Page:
US Assault Training Centre 70th Anniversary - Woolacombe Bay

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US Assault Training Centre 70th Anniversary - Woolacombe Bay

Post  Dantheman on Tue Sep 03, 2013 11:39 am

Portraying the 8th Infanfry Regiment of the 4th Infantry Division, the group attended the 70th Anniverasry Commemorations of the US Assault Training Centre at Woolacombe Bay Devon.

Here are a few highlights of the weekend -







































Last edited by Dantheman on Tue Sep 03, 2013 12:12 pm; edited 1 time in total

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Re: US Assault Training Centre 70th Anniversary - Woolacombe Bay

Post  Dantheman on Tue Sep 03, 2013 12:10 pm

Part 2 -

Heading out for the evening to the Red Barn Cafe, which was the home of American Red Cross back in 1943/44 -


THEN -





NOW -





Then a stroll over to the Woolacombe Bay Hotel which was the Headquarters of the Centre -










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Re: US Assault Training Centre 70th Anniversary - Woolacombe Bay

Post  dragoon_44 on Tue Sep 03, 2013 1:19 pm

Well done guys!! Great job indeed... Great display with lots of public interaction it seems. Really gutted me and Helen missed out on this one. Look forward to hearing more about it.
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Re: US Assault Training Centre 70th Anniversary - Woolacombe Bay

Post  samharris45 on Tue Sep 03, 2013 2:19 pm

Some great pics lads well done! Looked llike a great weekend and lots of interest. Is this still gonna be just a one off event?
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Re: US Assault Training Centre 70th Anniversary - Woolacombe Bay

Post  murph on Tue Sep 03, 2013 3:15 pm

Thanks for posting Dan. We had as much public interest as we normally get at Trowbridge on the Sat. despite the fact a lot of folks said that they did not know the event was taking place.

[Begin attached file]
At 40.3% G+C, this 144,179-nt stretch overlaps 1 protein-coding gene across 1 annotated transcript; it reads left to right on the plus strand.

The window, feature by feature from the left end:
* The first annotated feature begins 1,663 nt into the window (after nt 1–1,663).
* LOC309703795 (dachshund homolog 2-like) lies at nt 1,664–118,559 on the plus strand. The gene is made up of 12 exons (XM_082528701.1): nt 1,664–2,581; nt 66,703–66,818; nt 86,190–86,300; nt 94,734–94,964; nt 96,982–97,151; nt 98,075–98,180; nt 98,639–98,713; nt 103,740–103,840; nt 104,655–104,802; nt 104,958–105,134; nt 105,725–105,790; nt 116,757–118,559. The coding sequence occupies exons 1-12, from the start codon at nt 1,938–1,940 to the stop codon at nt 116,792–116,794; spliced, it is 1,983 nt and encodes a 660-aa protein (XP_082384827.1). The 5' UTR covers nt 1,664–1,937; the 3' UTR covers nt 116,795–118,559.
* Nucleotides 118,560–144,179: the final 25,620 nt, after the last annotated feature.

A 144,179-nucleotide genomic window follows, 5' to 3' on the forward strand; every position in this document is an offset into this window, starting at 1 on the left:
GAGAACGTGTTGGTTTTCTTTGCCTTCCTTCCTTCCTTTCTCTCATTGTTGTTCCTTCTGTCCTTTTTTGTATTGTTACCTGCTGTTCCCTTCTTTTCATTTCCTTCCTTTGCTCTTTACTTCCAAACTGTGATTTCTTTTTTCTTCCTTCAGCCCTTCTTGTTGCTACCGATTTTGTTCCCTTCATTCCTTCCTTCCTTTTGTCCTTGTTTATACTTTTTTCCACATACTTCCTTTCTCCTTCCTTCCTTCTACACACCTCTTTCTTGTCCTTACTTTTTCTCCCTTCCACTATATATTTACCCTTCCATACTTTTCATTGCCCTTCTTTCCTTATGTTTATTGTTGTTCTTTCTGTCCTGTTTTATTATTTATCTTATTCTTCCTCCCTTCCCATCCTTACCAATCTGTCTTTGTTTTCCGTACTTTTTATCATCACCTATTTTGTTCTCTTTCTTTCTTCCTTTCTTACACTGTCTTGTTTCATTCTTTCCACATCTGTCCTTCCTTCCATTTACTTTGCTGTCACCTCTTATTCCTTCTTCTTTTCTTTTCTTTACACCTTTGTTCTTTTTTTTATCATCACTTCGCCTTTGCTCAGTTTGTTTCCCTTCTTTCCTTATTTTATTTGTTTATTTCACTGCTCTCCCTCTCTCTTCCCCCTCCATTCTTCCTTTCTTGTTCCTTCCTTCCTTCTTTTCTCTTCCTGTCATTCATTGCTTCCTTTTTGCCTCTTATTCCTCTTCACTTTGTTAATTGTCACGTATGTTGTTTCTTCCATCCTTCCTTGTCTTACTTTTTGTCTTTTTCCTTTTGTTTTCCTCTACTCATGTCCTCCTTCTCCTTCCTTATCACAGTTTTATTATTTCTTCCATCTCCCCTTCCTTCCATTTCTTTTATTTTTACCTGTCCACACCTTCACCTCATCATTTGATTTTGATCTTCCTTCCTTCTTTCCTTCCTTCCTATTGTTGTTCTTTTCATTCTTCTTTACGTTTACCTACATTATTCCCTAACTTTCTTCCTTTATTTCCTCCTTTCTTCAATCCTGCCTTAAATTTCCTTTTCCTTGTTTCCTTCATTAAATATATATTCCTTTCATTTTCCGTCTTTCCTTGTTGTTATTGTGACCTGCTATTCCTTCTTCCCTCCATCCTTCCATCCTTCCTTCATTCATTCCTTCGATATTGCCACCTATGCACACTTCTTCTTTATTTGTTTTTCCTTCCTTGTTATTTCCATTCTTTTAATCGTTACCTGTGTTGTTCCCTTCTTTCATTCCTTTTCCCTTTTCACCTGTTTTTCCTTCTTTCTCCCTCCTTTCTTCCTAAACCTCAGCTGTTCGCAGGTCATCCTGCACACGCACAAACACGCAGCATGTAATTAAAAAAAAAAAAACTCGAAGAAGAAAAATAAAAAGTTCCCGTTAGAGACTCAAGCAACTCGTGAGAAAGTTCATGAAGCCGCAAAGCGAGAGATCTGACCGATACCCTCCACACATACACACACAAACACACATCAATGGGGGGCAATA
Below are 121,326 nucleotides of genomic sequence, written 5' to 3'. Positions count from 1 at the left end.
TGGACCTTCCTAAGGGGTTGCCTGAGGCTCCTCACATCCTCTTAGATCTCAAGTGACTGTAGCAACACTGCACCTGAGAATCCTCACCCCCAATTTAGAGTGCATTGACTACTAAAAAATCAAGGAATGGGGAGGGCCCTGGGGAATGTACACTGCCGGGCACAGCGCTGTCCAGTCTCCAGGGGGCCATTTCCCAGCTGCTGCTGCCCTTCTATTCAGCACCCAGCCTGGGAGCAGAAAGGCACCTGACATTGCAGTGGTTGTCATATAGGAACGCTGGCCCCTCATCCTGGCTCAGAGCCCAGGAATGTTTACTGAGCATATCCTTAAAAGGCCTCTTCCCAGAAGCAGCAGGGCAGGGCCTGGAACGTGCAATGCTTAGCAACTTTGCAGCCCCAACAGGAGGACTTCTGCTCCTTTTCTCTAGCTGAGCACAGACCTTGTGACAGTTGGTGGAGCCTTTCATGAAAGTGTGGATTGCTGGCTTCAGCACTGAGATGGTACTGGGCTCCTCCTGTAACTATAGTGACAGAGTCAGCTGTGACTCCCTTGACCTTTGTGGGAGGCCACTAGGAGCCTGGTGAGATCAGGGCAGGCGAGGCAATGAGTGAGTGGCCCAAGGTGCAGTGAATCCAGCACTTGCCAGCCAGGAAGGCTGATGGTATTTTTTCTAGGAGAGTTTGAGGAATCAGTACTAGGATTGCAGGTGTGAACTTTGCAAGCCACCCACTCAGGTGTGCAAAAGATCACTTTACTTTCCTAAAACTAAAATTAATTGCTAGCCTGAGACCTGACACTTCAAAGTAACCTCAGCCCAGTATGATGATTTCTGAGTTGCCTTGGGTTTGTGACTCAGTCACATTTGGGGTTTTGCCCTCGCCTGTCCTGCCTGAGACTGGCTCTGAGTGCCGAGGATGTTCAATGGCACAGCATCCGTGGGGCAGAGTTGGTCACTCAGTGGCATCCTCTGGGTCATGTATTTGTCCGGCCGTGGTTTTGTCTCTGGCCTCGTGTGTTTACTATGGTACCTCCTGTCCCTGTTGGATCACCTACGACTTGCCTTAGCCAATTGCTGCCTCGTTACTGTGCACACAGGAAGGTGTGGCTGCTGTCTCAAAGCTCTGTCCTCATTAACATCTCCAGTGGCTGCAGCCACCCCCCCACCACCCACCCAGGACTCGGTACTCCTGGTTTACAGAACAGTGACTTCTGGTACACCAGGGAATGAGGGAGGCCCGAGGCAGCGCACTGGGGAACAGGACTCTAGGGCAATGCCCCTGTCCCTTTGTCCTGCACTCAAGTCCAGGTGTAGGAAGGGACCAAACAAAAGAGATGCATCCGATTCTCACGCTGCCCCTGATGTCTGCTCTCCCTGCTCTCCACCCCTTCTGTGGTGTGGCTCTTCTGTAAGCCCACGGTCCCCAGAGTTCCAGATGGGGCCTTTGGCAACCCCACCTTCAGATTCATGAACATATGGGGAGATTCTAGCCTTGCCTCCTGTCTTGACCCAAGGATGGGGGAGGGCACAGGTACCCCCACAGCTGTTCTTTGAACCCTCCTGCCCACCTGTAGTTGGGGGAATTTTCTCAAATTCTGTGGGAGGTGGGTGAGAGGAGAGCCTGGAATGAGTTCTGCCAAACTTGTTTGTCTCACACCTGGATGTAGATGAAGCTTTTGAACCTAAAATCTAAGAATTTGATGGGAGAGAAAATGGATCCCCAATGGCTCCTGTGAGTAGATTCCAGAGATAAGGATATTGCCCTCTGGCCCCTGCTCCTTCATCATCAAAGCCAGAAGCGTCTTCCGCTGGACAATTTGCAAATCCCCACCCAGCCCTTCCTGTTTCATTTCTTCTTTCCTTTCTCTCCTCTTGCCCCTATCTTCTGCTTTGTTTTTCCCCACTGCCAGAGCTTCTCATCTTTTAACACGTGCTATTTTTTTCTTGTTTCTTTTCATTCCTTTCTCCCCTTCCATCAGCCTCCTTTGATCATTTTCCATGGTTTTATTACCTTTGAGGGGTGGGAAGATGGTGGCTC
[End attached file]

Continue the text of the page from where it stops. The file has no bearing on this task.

It is likely to have been a one off event and with the distance involved getting to and from it I don't think it is one we would be likely to do again.

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Re: US Assault Training Centre 70th Anniversary - Woolacombe Bay

Post  TonyM on Tue Sep 03, 2013 9:47 pm

I've put most of mine on FB but here are some of the best of the memorial service.

Here's Murph presenting our wreath




And a close up of the wreaths, the 4ID one is ours



Here is the dedication on the memorial

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Re: US Assault Training Centre 70th Anniversary - Woolacombe Bay

Post  Gina_Costina on Tue Sep 03, 2013 11:47 pm

Excellent!! You did the IV Division proud!!! Some great photos there.

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Re: US Assault Training Centre 70th Anniversary - Woolacombe Bay

Post  Pat on Thu Sep 05, 2013 1:20 pm

Excellent pictures mates, I'm looking forward to the report!! I really regret not having been able to attend Sad. You did a great job portraying 4th Inf. Div. mortar section !! I think we can be proud of all the different impressions we manage to do around the 4th Inf. Div !

Again, good job to all who attended !

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Re: US Assault Training Centre 70th Anniversary - Woolacombe Bay